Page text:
This paper discusses and compares the issue of bias in the cases of 'Affirmative Action at the University of Selkirk' and 'Portrait of a Canadian Advisor'.
# 101807 | 2,380 words | 2 sources | MLA | 2008 |
Published on Mar 02, 2008 in Canadian Studies (Gender, Race, Class issues) , Law (General) , Political Science (General)
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In this article, the writer notes that the perceptual biases in the cases of 'Affirmative Action at the University of Selkirk' and 'Portrait of a Canadian Advisor' are different in that the contexts are radically distinct. Further, the writer points out that they are similar in that the perceptual biases in both cases are based heavily upon stereotypes. The writer concludes that in this analysis, one can see how and why the Selkirk and Canadian advisors' cases differ significantly. The writer notes the implications of this for programs to address biases in both contexts.
From the Paper:"A similar perceptual bias based upon stereotypes can be seen in the case of the Canadian advisors. The difference between the biases in this case and the Selkirk case is largely one of context, with the biases being racially/culturally-based with respect to the Canadian advisors while they are gender-based in the case of Affirmative Action at Selkirk."
"This being said, the interesting thing about the Canadian advisor case is how it is similar to the Selkirk case in being not an obvious or overt stereotyping but a more complex and subtle form of bias. The Canadian advisor case consists of two distinct models of the Canadian advisor: one based upon surveys of the advisors themselves and the other based upon field surveys of advisors from their spouses and colleagues. A key difference between these two models illustrates the perceptual biases that these advisors show towards the host countries in which they work."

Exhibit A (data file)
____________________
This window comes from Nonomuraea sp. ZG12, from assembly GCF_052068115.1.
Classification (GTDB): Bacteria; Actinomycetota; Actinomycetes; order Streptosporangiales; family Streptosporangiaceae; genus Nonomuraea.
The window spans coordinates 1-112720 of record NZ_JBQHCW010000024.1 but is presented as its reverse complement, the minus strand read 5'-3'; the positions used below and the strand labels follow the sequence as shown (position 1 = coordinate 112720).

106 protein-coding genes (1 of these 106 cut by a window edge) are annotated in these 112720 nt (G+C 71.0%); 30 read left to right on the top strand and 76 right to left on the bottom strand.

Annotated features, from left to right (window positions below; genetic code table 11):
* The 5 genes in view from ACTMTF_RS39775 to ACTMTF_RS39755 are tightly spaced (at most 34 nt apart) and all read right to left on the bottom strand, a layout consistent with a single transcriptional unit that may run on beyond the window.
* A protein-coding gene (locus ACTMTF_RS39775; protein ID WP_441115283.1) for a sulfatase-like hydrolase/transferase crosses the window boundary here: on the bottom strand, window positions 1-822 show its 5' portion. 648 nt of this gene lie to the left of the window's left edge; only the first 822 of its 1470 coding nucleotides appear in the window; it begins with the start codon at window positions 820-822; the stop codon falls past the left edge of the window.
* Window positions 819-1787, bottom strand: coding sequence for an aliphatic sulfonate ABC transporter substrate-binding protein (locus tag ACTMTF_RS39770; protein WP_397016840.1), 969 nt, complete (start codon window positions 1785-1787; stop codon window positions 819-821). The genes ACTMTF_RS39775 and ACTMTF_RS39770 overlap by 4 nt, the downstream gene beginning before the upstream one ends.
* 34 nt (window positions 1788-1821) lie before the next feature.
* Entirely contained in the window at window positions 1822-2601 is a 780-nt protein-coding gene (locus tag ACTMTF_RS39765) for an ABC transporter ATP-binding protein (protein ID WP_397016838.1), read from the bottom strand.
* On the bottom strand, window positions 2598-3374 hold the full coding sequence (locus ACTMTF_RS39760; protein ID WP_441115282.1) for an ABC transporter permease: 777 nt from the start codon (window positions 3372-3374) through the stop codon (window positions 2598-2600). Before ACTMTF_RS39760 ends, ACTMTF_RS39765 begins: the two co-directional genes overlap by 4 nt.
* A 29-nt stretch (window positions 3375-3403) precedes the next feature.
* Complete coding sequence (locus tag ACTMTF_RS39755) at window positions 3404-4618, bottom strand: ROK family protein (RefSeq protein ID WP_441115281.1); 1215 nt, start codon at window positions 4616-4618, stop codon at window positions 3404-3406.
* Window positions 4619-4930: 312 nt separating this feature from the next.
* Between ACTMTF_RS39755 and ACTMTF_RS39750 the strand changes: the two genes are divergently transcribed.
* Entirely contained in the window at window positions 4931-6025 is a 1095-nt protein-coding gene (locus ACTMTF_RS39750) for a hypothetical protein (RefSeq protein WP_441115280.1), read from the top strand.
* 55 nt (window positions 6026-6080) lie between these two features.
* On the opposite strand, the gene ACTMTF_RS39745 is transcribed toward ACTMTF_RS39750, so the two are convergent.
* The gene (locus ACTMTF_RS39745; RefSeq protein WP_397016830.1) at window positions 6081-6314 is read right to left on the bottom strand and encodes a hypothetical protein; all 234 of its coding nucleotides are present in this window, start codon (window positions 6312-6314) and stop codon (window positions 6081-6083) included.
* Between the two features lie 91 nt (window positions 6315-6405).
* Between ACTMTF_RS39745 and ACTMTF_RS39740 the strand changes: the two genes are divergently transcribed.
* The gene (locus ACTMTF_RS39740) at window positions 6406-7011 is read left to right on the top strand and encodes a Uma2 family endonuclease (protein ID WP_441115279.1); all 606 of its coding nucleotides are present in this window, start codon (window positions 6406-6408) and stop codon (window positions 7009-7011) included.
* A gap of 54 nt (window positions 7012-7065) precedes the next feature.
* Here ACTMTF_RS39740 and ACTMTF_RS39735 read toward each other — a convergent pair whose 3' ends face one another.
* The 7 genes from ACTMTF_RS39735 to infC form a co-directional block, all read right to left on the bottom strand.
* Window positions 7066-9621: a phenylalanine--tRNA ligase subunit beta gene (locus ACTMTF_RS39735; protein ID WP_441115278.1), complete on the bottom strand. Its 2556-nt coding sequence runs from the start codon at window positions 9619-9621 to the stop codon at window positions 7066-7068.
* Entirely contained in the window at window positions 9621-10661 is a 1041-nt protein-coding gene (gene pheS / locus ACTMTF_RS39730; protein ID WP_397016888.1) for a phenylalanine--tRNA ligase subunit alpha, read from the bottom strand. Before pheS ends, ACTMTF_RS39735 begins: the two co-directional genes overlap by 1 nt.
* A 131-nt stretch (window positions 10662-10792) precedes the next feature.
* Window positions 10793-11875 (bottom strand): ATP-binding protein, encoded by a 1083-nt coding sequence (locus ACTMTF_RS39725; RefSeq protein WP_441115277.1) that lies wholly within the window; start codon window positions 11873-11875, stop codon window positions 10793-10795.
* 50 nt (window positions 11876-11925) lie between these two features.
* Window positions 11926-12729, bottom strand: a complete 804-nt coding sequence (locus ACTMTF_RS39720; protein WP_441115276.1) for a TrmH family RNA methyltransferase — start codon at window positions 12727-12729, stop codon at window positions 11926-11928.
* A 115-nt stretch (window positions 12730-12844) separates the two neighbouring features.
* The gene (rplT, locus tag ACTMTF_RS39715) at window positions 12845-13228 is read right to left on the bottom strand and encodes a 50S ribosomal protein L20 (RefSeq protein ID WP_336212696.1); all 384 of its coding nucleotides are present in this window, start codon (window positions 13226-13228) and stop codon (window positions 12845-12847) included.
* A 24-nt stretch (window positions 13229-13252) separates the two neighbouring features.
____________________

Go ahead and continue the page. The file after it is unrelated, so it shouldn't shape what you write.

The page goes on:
Sample of Sources Used:
- Greenberg, Jerald. Managing Behavior in Organizations. Upper Saddle River, NJ: Pearson Prentice-Hall, 2005.
- Hoffman, Randy, and Ruemper, Fred. Organizational Behaviour: Canadian Cases and Exercises. Toronto: Captus, 2004.
Cite this Research Paper:
Perceptual Biases (2008, March 02) Retrieved January 18, 2017, from http://www.academon.com/research-paper/perceptual-biases-101807/
"Perceptual Biases" 02 March 2008. Web. 18 January. 2017. <http://www.academon.com/research-paper/perceptual-biases-101807/>